On 11/29/2012 10:30 PM, Junio C Hamano wrote:
> Michael Haggerty <mhag...@alum.mit.edu> writes:
>> struct msg_data stored (char *, len) of the data to be included in a
> That (<type>, <varname>) is a bit funny notation, even though it is
> understandable.

I understand that it is funny, but it seems like the clearest way to
express what is meant in a way that fits in the summary line.  Feel free
to change it if you like.

>> message, kept the character data NUL-terminated, etc., much like a
>> strbuf would do.  So change it to use a struct strbuf.  This makes the
>> code clearer and reduces copying a little bit.
>> A side effect of this change is that the memory for each message is
>> freed after it is used rather than leaked, though that detail is
>> unimportant given that imap-send is a top-level command.
>> --
> ?

If by "?" you are wondering where the memory leak was, it was:

* The while loop in main() called split_msg()

  * split_msg() cleared the msg_data structure using
    memset(msg, 0, sizeof *msg)

  * split_msg() copied the first message out of all_msgs using
    xmemdupz() and stored the result to msg->data

* The msg_data was passed to imap_store_msg().  Its contents were
  copied to cb.data (which will be freed in the imap functions) but
  the original was left unfreed.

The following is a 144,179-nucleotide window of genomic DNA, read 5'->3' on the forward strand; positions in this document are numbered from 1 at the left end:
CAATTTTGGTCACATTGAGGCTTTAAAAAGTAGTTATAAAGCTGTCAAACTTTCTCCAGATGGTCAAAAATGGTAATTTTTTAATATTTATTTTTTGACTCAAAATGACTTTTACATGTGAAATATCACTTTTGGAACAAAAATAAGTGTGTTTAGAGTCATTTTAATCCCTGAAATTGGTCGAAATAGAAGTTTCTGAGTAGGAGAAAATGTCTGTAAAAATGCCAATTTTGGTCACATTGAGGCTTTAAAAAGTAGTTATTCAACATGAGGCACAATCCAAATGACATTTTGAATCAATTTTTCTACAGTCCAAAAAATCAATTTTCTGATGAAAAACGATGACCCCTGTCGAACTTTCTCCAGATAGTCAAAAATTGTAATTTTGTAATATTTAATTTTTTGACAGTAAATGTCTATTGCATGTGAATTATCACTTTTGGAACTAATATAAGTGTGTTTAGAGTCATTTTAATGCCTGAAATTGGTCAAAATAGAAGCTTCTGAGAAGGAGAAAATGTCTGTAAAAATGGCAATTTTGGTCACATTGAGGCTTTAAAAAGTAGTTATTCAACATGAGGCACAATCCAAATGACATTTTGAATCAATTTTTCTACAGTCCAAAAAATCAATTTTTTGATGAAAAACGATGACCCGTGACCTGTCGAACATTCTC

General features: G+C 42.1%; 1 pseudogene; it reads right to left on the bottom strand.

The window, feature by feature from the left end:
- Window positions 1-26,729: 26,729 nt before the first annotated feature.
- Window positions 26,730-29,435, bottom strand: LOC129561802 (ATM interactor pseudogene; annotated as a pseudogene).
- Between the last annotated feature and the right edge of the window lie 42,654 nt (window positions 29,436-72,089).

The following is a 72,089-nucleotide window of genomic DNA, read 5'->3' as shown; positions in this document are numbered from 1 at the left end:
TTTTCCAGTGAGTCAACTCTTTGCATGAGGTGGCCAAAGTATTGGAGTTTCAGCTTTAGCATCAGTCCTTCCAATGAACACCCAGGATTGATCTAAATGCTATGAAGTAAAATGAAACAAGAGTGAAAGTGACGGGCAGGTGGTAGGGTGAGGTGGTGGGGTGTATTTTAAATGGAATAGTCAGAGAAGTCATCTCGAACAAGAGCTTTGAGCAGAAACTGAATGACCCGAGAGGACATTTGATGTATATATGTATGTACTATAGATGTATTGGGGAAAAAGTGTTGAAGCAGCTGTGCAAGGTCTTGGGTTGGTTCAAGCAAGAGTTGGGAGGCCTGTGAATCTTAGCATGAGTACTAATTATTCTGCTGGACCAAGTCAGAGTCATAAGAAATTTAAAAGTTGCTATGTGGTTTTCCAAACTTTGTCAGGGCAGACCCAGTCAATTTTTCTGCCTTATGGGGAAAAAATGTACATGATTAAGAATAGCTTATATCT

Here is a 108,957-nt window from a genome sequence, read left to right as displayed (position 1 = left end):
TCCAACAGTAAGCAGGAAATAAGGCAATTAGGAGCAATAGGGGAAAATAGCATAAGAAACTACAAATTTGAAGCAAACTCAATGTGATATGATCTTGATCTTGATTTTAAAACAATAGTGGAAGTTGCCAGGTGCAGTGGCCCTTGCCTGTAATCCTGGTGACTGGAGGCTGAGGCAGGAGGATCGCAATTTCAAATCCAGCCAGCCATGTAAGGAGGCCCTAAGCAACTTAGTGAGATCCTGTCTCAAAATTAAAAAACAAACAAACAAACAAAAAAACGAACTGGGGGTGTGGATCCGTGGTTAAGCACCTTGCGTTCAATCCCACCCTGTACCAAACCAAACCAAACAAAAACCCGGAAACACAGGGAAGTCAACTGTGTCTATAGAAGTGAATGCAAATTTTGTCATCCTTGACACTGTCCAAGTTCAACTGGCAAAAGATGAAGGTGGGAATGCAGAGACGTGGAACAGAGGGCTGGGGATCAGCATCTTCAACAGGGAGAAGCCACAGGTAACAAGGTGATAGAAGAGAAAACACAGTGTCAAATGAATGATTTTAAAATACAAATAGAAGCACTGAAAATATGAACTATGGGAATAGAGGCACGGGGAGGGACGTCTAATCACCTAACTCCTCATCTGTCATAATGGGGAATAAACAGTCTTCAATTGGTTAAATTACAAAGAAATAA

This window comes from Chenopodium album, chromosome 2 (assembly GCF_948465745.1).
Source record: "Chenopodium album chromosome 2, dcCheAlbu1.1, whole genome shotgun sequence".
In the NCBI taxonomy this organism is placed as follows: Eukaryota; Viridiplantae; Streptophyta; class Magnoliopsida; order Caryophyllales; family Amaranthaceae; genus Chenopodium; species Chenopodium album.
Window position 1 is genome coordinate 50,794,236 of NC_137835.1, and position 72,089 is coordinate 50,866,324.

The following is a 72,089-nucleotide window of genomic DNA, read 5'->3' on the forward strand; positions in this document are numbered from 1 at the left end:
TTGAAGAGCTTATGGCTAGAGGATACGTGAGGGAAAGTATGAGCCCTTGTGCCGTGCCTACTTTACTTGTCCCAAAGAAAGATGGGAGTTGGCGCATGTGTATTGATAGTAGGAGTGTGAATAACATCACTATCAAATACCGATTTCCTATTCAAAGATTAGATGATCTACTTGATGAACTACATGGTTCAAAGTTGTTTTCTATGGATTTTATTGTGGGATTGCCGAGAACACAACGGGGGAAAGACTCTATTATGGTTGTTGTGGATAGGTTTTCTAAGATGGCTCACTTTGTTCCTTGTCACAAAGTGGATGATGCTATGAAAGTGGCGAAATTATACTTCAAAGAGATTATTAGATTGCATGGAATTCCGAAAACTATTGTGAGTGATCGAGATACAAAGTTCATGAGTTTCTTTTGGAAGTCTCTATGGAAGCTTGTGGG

* The next time through the loop, split_msg() zeroed the msg_data
  structure again, thus discarding the pointer to the xmemdupz()ed

The leak caused more memory than necessary to be allocated (worst case:
nearly the total size of all_msgs).  But (a) all_msgs is already stored
in memory, so the wastage is at most a factor of 2; and (b) this all
happens in main() shortly before program exit erases all sins.

I didn't bother documenting this in the commit message because the patch
changes the code anyway, but feel free to add the above explanation to
the commit message if you think it is useful.

>> For some reason, there is a bunch of infrastructure in this file for
>> dealing with IMAP flags, although there is nothing in the code that
>> actually allows any flags to be set.  If there is no plan to add
>> support for flags in the future, a bunch of code could be ripped out
>> and "struct msg_data" could be completely replaced with strbuf.
> Yeah, after all these years we have kept the unused flags field
> there and nobody needed anything out of it.  I am OK with a removal
> if it is done at the very end of the series.

I don't think the removal of flags needs to be part of the same series.
 I suggest a separate patch series dedicated to deleting *all* the extra
imap infrastructure at once.  That being said, I'm not committing to do
so.  (We could add it to an "straightforward projects for aspiring git
developers" list, if we had such a thing.)


Michael Haggerty
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